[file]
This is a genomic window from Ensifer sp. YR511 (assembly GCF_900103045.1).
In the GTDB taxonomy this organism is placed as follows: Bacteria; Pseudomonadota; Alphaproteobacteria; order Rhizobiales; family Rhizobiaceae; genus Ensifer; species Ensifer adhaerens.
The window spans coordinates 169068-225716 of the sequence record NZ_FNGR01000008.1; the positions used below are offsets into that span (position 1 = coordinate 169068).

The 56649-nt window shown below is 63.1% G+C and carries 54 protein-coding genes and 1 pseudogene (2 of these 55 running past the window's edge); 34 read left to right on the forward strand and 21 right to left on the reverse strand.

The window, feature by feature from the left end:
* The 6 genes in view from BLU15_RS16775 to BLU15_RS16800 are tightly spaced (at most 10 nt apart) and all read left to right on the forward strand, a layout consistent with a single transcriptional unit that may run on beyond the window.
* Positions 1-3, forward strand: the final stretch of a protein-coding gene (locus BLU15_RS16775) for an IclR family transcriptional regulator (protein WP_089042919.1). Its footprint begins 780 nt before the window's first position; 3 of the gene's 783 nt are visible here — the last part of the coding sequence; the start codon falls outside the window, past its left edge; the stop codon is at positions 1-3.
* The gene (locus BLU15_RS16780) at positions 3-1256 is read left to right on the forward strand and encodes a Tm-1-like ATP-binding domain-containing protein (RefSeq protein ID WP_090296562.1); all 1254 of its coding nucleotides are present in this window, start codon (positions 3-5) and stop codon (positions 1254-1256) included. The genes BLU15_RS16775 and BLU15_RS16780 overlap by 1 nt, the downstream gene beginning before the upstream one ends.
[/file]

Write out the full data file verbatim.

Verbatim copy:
This is a genomic window from Ensifer sp. YR511 (assembly GCF_900103045.1).
In the GTDB taxonomy this organism is placed as follows: Bacteria; Pseudomonadota; Alphaproteobacteria; order Rhizobiales; family Rhizobiaceae; genus Ensifer; species Ensifer adhaerens.
The window spans coordinates 169068-225716 of the sequence record NZ_FNGR01000008.1; the positions used below are offsets into that span (position 1 = coordinate 169068).

The 56649-nt window shown below is 63.1% G+C and carries 54 protein-coding genes and 1 pseudogene (2 of these 55 running past the window's edge); 34 read left to right on the forward strand and 21 right to left on the reverse strand.

The window, feature by feature from the left end:
* The 6 genes in view from BLU15_RS16775 to BLU15_RS16800 are tightly spaced (at most 10 nt apart) and all read left to right on the forward strand, a layout consistent with a single transcriptional unit that may run on beyond the window.
* Positions 1-3, forward strand: the final stretch of a protein-coding gene (locus BLU15_RS16775) for an IclR family transcriptional regulator (protein WP_089042919.1). Its footprint begins 780 nt before the window's first position; 3 of the gene's 783 nt are visible here — the last part of the coding sequence; the start codon falls outside the window, past its left edge; the stop codon is at positions 1-3.
* The gene (locus BLU15_RS16780) at positions 3-1256 is read left to right on the forward strand and encodes a Tm-1-like ATP-binding domain-containing protein (RefSeq protein ID WP_090296562.1); all 1254 of its coding nucleotides are present in this window, start codon (positions 3-5) and stop codon (positions 1254-1256) included. The genes BLU15_RS16775 and BLU15_RS16780 overlap by 1 nt, the downstream gene beginning before the upstream one ends.